No party in Myanmar, especially the military junta, seems interested in a dialogue as the military continues its relentless campaign of terror in the fight against a growing resistance across the country.

The current ASEAN special envoy, Cambodia’s Foreign Minister Prak Sokhonn, has been allowed to visit the country only once, this past March, when he was not allowed to meet with Aung San Suu Kyi or other detained officials.

The envoy’s mission was framed as laying the groundwork for “creating a favorable condition leading to the end of violence,” encouraging political dialogue, and discussing the distribution of humanitarian assistance via the ASEAN Coordinating Center for Humanitarian Assistance on disaster management, also known as the AHA Center.

This raises the question of whether the AHA Center is well-suited to deliver humanitarian assistance in Myanmar as mandated under the consensus –  a question which has also been raised by the former executive director of the AHA Center, Adelina Kamal, who wrote in early February that ASEAN should support local non-state actors and networks to distribute aid rather than provide the aid itself.

By design, the AHA Center is equipped to respond to natural disasters rather than man-made crises such as the current crisis in Myanmar. Another major issue is that the center’s decision-making process involves ASEAN member states. Although Myanmar’s military junta has been excluded from political representation at ASEAN’s high-level meetings, the fact that the country has not been suspended from all decision-making processes within ASEAN or the AHA Center complicates aid distribution and its ability to be fair, impartial, and neutral at a time when the Myanmar military junta is actively blocking humanitarian aid delivery, deliberately targeting civilian populations, and embarking on a scorched-earth campaign of destruction, which has displaced around 500,000 people.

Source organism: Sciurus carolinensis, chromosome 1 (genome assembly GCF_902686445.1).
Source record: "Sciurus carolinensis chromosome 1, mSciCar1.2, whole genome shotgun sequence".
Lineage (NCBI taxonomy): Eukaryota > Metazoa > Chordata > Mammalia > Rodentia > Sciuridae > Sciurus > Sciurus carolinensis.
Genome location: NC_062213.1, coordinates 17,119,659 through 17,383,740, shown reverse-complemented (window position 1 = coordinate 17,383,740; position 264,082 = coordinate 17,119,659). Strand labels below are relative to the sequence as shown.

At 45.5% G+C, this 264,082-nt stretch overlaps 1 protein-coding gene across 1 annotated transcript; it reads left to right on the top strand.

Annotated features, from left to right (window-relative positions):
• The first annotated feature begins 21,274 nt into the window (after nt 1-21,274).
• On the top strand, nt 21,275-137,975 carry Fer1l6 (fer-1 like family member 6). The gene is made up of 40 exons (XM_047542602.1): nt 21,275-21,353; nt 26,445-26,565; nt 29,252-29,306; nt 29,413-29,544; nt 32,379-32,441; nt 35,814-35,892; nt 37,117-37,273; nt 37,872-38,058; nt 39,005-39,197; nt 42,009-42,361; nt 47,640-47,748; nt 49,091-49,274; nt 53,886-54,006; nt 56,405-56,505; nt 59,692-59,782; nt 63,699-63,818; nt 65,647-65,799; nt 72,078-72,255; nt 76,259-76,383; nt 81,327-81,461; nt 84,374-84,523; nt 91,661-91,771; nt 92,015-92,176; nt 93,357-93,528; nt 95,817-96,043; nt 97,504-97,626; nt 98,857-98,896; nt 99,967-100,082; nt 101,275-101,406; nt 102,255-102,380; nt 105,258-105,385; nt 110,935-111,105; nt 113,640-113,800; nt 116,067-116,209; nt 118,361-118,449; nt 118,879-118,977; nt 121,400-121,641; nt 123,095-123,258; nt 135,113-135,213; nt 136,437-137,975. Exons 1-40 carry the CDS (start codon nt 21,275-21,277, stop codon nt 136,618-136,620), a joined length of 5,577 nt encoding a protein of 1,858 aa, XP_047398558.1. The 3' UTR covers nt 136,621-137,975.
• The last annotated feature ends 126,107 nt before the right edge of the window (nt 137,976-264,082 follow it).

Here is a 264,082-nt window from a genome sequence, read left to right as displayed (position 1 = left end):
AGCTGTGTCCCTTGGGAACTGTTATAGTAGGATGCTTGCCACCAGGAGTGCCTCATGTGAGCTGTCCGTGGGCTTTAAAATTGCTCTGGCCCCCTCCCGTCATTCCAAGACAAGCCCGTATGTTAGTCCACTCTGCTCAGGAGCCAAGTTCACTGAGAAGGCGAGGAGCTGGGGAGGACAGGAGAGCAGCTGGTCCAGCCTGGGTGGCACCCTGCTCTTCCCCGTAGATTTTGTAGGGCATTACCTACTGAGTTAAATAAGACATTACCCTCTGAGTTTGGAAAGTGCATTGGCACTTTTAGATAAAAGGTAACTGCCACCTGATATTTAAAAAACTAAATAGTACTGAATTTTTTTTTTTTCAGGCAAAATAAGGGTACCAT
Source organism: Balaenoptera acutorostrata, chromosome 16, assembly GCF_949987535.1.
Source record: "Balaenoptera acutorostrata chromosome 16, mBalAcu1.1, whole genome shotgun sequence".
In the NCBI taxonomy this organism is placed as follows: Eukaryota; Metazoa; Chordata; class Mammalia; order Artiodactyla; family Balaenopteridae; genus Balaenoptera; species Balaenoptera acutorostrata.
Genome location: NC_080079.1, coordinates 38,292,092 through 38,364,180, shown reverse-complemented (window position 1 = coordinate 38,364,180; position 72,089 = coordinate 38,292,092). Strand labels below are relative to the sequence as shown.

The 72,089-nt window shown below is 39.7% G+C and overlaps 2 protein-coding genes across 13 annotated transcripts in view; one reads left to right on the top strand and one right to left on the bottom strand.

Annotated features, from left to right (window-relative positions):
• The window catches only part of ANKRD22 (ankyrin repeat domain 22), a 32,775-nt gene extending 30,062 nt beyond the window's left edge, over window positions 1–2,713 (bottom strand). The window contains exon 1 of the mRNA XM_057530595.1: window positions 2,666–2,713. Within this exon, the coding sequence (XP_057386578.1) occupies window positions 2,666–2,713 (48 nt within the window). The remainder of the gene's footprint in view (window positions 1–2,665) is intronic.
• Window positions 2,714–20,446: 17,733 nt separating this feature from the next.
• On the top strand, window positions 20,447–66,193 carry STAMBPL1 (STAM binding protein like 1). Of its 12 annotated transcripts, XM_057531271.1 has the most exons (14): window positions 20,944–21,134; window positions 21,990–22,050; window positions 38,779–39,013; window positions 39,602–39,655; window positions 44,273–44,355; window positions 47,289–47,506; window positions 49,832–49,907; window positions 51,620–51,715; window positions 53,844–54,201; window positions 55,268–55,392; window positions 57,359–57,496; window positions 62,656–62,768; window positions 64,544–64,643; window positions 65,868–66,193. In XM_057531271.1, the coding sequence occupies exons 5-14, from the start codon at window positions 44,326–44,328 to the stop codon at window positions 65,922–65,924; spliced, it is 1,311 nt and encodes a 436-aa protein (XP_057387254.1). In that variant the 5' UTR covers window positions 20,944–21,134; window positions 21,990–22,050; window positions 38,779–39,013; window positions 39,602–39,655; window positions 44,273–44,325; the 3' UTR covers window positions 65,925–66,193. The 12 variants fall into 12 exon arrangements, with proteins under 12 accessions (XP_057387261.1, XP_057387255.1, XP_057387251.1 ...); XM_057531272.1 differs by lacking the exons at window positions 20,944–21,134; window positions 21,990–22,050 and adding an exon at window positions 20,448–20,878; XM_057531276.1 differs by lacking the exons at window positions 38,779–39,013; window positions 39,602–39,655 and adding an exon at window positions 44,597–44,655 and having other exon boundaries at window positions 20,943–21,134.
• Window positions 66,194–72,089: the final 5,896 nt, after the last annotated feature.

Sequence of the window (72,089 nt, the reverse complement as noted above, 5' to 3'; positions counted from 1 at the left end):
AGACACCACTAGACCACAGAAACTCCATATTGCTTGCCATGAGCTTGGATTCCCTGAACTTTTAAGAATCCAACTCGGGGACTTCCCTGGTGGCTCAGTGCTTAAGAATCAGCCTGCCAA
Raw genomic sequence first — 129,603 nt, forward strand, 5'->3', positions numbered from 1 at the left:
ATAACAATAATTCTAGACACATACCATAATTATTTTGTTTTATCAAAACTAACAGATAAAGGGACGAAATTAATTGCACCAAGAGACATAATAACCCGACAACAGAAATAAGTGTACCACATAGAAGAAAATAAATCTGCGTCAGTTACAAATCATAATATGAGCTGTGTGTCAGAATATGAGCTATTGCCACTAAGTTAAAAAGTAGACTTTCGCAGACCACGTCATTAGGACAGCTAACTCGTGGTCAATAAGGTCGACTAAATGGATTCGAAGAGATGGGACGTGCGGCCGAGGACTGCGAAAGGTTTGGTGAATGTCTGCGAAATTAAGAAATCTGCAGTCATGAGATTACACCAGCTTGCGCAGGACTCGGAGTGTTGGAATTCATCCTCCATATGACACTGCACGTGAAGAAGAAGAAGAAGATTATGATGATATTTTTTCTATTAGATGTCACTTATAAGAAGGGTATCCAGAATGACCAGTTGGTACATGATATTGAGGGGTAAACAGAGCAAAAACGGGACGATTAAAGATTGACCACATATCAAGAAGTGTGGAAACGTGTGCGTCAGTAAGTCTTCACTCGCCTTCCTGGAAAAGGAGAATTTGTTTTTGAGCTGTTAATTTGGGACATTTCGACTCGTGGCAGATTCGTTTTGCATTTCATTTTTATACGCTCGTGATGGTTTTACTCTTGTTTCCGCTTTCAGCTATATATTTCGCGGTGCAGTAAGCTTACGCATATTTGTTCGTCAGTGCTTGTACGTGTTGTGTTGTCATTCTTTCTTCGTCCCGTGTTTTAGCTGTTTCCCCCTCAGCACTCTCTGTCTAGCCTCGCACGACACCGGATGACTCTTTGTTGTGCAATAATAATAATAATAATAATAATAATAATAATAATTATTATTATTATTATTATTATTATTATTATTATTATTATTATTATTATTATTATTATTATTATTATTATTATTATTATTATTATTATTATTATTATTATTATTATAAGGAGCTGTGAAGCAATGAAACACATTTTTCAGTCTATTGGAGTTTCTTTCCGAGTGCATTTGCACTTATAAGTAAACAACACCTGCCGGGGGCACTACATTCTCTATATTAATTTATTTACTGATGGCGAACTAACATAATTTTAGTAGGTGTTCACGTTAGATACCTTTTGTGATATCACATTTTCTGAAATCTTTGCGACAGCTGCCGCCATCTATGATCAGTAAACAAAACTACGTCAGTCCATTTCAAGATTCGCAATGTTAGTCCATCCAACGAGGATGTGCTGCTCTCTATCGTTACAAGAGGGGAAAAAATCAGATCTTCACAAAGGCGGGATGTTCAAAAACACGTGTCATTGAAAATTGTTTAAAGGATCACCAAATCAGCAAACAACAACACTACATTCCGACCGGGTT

If the Myanmar military junta is a part of a decision-making process within ASEAN’s distribution of humanitarian aid via its AHA Center, any aid efforts will be ineffectual and meaningless. How would the Ukrainians, or much of the rest of the world, feel if the Kremlin were to be part of international aid delivery efforts in the ongoing war of aggression against Ukrainian people?

Some people outside of Myanmar may argue that one year is not enough time for ASEAN to prove that the Five-Point Consensus is a workable and viable diplomatic solution for tackling the multipronged crises in Myanmar. But one year is far too long for the millions of people in Myanmar facing daily terror and destruction from the military junta since the day it staged a coup.

The international community should stop feeding the people of Myanmar with a false sense of hope from the failed ASEAN consensus. Insisting on the plan would only allow the murderous regime to buy time to further entrench and continue its cruel and violent ways.  It is time for the international community to acknowledge the failures of the consensus and immediately abandon it. The people of Myanmar deserve better.